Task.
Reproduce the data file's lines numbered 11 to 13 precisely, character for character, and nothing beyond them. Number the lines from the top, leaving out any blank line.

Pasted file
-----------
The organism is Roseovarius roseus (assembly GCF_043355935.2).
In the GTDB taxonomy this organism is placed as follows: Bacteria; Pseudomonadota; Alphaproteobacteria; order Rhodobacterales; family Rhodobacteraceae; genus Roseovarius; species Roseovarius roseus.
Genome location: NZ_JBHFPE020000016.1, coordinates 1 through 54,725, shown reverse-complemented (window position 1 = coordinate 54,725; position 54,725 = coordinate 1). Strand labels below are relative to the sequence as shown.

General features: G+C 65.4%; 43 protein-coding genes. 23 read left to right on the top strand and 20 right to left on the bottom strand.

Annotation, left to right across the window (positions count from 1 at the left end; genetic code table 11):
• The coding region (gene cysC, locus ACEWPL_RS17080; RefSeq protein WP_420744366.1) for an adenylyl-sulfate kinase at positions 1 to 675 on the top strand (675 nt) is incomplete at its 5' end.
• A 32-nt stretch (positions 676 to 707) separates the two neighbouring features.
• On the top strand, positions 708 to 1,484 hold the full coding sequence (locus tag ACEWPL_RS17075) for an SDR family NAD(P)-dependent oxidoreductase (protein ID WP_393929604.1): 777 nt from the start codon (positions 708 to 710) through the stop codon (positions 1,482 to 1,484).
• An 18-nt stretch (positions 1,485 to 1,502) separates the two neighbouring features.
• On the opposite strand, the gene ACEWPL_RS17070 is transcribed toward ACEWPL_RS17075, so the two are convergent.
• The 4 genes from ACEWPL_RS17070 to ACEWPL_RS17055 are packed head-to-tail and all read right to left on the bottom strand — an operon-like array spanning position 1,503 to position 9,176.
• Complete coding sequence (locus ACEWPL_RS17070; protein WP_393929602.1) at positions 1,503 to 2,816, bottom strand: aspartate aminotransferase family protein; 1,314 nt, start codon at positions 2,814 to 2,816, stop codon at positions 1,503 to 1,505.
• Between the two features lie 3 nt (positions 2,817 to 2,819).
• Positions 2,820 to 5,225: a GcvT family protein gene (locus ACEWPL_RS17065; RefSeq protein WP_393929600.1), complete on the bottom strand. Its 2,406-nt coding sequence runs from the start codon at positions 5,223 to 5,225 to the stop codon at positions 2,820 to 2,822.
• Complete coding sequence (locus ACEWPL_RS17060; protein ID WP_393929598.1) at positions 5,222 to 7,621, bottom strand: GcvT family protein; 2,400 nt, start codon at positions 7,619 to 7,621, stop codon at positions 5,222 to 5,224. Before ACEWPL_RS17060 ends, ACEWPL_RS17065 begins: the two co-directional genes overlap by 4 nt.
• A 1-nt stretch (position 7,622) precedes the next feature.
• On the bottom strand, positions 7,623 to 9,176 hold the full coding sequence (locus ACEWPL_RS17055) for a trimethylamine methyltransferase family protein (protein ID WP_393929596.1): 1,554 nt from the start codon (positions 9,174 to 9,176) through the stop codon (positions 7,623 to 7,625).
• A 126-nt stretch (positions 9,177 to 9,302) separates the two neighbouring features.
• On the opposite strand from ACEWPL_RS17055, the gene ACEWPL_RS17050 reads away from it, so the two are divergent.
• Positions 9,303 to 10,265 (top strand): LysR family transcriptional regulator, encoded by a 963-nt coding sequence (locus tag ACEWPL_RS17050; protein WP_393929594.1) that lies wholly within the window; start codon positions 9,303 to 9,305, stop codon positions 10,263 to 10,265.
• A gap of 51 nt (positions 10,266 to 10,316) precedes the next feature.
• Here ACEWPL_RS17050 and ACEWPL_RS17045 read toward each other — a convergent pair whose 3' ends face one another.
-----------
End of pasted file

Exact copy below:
• The 4 genes from ACEWPL_RS17070 to ACEWPL_RS17055 are packed head-to-tail and all read right to left on the bottom strand — an operon-like array spanning position 1,503 to position 9,176.
• Complete coding sequence (locus ACEWPL_RS17070; protein WP_393929602.1) at positions 1,503 to 2,816, bottom strand: aspartate aminotransferase family protein; 1,314 nt, start codon at positions 2,814 to 2,816, stop codon at positions 1,503 to 1,505.
• Between the two features lie 3 nt (positions 2,817 to 2,819).